The Fringe might seem like a matter of life and death at times, especially when you’ve risked thousands of pounds to be there and you’re only performing to one woman and her dog, but it helps if you have some perspective. Performer David Ramsay certainly has that. He knows all about actual matters of life and death, having spent time in Iraq and Afghanistan as a broadcast engineer. As he prepares his debut Fringe show, Extreme Broadcasting, he took time out to speak to The Wee Review…
How does a broadcast engineer end up performing at the Fringe?
Several years ago I was asked to present a talk to the Radio Academy, about how BFBS [British Forces Broadcasting Services] provides broadcast services abroad. At the time I didn’t really enjoy public speaking, and had never seen myself as a “performer”, but I put a lot of effort into the presentation and it was really well received. So much so that I was then asked to do further talks for various other professional bodies and broadcasters. As I got bored with doing the same talk over again, I would put in stories and anecdotes, really for my own amusement, and rather than being told to grow up and stop being silly, people seemed to really enjoy the stories. So last October, I thought that if I didn’t do it this year, I’d never do it, so I decided to tell this story at the Fringe. I’m not sure I knew what I was letting myself in for, and my free time over the last nine months or so has been almost exclusively devoted to developing, re-writing, marketing, and performing the show, and I am now really looking forward to it.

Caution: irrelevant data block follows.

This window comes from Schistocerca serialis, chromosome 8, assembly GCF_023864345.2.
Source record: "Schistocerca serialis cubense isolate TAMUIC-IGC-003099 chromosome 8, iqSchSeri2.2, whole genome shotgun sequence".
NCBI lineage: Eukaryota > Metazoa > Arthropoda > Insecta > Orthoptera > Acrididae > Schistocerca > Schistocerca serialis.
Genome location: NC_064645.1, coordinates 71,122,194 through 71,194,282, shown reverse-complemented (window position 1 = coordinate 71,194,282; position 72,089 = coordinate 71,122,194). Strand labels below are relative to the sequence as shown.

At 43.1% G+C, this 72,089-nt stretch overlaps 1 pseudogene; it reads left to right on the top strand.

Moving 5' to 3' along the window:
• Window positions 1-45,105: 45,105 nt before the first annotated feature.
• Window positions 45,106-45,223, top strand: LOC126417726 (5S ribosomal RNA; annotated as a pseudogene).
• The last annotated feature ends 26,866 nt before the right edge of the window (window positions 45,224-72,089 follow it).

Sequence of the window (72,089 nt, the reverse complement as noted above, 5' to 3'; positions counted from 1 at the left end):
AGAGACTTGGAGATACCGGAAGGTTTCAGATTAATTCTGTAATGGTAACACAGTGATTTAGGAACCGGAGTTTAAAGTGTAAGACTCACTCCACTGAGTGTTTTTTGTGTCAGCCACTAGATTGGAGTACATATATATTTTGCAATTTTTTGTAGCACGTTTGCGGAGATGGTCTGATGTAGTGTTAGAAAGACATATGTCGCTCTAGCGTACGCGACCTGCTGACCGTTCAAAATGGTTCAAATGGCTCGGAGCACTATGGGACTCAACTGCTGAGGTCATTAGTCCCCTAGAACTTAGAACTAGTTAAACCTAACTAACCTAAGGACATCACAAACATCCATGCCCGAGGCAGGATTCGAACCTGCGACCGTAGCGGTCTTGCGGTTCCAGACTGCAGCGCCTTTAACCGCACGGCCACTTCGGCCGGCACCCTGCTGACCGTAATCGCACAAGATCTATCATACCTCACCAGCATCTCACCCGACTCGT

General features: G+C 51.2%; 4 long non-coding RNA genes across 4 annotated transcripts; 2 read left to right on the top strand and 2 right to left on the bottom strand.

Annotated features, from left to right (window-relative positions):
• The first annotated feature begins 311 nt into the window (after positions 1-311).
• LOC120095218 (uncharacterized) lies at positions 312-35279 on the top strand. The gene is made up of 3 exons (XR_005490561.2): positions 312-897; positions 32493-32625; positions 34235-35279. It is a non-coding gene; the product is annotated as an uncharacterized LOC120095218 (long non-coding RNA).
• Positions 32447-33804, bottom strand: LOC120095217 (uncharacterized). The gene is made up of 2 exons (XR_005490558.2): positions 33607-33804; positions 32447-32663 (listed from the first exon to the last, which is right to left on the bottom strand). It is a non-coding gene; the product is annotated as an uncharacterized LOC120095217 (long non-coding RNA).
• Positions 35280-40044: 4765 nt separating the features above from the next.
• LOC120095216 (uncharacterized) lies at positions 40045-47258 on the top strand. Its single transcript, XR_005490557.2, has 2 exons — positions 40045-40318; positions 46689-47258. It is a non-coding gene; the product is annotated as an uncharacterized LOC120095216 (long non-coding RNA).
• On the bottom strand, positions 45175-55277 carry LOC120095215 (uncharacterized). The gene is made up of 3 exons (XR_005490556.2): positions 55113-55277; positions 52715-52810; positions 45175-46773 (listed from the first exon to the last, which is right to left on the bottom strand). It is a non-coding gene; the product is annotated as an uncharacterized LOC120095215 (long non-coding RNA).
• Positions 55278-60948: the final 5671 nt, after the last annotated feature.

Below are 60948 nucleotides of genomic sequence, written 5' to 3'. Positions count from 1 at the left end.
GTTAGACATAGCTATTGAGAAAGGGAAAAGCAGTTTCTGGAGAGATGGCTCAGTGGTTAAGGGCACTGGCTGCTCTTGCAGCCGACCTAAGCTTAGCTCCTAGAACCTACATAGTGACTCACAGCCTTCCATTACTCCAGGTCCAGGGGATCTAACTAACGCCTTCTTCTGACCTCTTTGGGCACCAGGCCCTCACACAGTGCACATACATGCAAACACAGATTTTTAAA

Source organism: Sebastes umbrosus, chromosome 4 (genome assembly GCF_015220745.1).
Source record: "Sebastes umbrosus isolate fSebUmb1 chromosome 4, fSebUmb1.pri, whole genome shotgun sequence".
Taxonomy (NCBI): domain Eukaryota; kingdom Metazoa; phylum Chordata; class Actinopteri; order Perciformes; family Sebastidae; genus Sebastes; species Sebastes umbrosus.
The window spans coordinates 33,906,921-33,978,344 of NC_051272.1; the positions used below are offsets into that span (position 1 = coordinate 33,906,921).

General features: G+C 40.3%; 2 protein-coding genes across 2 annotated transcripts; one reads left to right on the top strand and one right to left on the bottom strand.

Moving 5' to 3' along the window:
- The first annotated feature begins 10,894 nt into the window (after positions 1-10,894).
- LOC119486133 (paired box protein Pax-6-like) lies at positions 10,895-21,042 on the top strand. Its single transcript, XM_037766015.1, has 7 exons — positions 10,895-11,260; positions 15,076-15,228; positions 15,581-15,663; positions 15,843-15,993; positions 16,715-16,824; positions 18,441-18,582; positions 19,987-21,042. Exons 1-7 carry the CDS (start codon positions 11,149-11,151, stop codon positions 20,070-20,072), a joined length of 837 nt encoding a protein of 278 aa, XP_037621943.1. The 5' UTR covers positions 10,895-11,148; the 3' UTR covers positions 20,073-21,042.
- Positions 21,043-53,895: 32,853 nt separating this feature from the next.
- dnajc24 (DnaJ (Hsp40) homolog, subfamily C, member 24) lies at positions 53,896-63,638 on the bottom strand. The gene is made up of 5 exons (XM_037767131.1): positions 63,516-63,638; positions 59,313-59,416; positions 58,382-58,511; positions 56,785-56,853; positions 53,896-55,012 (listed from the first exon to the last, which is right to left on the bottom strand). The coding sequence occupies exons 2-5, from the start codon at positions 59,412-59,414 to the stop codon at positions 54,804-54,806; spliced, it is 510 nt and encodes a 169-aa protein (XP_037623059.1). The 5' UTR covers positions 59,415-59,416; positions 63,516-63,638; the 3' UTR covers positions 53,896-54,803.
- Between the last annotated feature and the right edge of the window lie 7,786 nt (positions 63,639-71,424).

What was it about your experiences that made you think, “this would make a good show”?
I think the everyday experience of watching TV and listening to radio is something that everyone can relate to. Now, imagine that everyday experience transferred to a conflict zone, and the question that most people ask is ‘how is that even possible?’ I can answer that question in an interesting and very funny way, and I doubt that there will be anything similar at the Fringe this year, so this is great comedy storytelling on a very unusual theme.
How hard is it to find the funny in such difficult circumstances?
It’s easy, the funny finds you. The environment and situations you find yourself in are so alien and so unusual that humour is the defence mechanism that gets you through the tough times. And of course it is always easier looking back at these experiences. You remember the great camaraderie and friendships that existed, and tend to forget the niggles and discomfort. And of course the British Military have a great sense of humour, which helps enormously.
No, I am afraid not. If you have visions of Adrian Cronauer in Good Morning Vietnam, then I am afraid I am going to have to disappoint you, if for no other reason than the military vehicles are not fitted with FM Radios. When the guys are on patrol they require 100% concentration at all times and they are far too professional to be distracted by listening to the radio. The BFBS radio and TV is there to keep up morale while they are on base, either working or in their down-time.
Have you swapped engineering life for a performing life for good?
That would be great, but unlikely. Unfortunately, I have a responsibility to pay my mortgage. If I could find some way to combine both that would be ideal. I am usually quite happy to perform to any audience that will have me.
Warzones and the Fringe bring very different pressures, even if sometimes people act like the Fringe is the be-all and end-all. How are you feeling about August?
I am really excited. I have had a lot of help getting the show to where it is now. Comedy writers have helped me edit it from a funny presentation to a comedy show, and stand-up training and open mic gigs have helped tighten my performance and delivery. I can’t wait to put it all together in front of a Fringe audience!